This paper describes the results of subjective experiments investigating the characteristics of human phase perception. In these experiments, the stimuli have a flat amplitude spectrum and a group delay spectrum that has a single peak described by a Gaussian function where the mean (center frequency) and the standard deviation (bandwidth) are free parameters of interest. The first experiment was performed using stimuli with different peak values, where the center frequencies are fixed at 1,000 Hz and 4,000 Hz, and the bandwidths are also fixed. These bandwidths are computed by weighting the equivalent rectangular bandwidth (ERB) with certain parameters. It was found that when the peak values of the stimuli are between -1 ms and 2 ms, they are perceived to be zero phase, regardless of their center frequencies and bandwidths. Moreover, when the peak values of the stimuli are less than -8 ms or more than 10 ms and the bandwidths are less than 1 ERB, they are perceived to be similar. This result indicates that the nonzero-phase stimuli are similar when the bandwidth is less than 1 ERB. It was also found that the similarity of the stimuli reduces when the bandwidths of the nonzero-phase stimuli are more than 1 ERB.
The purpose of this paper is to shorten the analytical duration with keeping high resolution in frequency for the closed frequencies estimation. Existence of the closed frequencies in an input signal makes difficult the estimation with high resolution, because of a spectral leakage. It is difficult to eliminate the leakage. We utilize the leakage to estimate the closed frequencies without attempt to eliminate it. In general, the magnitude of leakage changes with the phase of an input signal. For changing the phase, an all-pass filter (APF) is used. This paper makes clear the relationships among three factors: the leakage, the phase, and the input frequencies (i.e., periodic components forming an input signal). The experimental results for estimating closed frequencies clearly show that the use of APF results in the duration shorter than 60% of the conventional methods with high resolution in frequency.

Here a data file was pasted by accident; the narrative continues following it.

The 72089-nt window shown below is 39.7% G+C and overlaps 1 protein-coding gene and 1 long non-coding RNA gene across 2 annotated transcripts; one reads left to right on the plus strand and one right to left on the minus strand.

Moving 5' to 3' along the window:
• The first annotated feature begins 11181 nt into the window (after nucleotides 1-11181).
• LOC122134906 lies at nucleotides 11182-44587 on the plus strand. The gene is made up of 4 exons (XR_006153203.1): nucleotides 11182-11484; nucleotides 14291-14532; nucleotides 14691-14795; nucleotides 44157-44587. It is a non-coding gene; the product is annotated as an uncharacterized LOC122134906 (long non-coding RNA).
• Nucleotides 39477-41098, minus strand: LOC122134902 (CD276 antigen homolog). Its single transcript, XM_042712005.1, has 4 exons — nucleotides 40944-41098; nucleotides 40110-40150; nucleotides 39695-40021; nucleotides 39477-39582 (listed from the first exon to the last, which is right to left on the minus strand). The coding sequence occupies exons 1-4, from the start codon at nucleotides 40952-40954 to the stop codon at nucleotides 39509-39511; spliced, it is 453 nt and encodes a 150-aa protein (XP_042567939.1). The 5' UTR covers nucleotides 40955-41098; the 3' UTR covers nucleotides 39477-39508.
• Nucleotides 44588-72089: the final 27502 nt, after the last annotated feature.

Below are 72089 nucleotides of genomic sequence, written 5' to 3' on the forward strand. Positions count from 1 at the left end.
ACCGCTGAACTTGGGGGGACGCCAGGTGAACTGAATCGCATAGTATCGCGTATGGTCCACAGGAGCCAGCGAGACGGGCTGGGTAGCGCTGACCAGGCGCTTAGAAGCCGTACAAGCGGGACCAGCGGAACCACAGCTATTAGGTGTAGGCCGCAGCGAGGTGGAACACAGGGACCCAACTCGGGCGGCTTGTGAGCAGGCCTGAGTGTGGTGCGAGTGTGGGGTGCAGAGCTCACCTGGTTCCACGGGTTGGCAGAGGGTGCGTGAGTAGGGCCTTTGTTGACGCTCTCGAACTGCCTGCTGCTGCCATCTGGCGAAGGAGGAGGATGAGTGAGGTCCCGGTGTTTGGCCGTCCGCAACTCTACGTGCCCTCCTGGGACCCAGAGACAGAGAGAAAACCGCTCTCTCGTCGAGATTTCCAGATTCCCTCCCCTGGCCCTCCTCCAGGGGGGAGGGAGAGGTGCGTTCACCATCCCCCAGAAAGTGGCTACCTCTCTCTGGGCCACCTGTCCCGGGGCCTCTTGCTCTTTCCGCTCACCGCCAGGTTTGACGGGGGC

This paper describes a new method for objective evaluation of wind noise in the passenger compartment of a car. The perception of wind noise is affected by the masking effect by other noise and the particular source direction of the wind noise. Therefore, the human hearing properties of masking and sound localization should be taken into account when evaluating wind noise. The proposed evaluation method is based on these human hearing properties. The method can estimate the loudness and direction of noise in each frequency band by performing a masked frequency spectrum analysis and a cross correlation analysis based on a binaural signal processing model. Therefore, those wind noise components that are annoying to the passengers or those wind noise components whose source location can be determined by the human listener can be identified objectively. Furthermore, the total loudness of wind noise as determined by a jury of human listeners can be estimated quite precisely by adding the loudness of the frequency bands for noise emanating from the direction of the side window.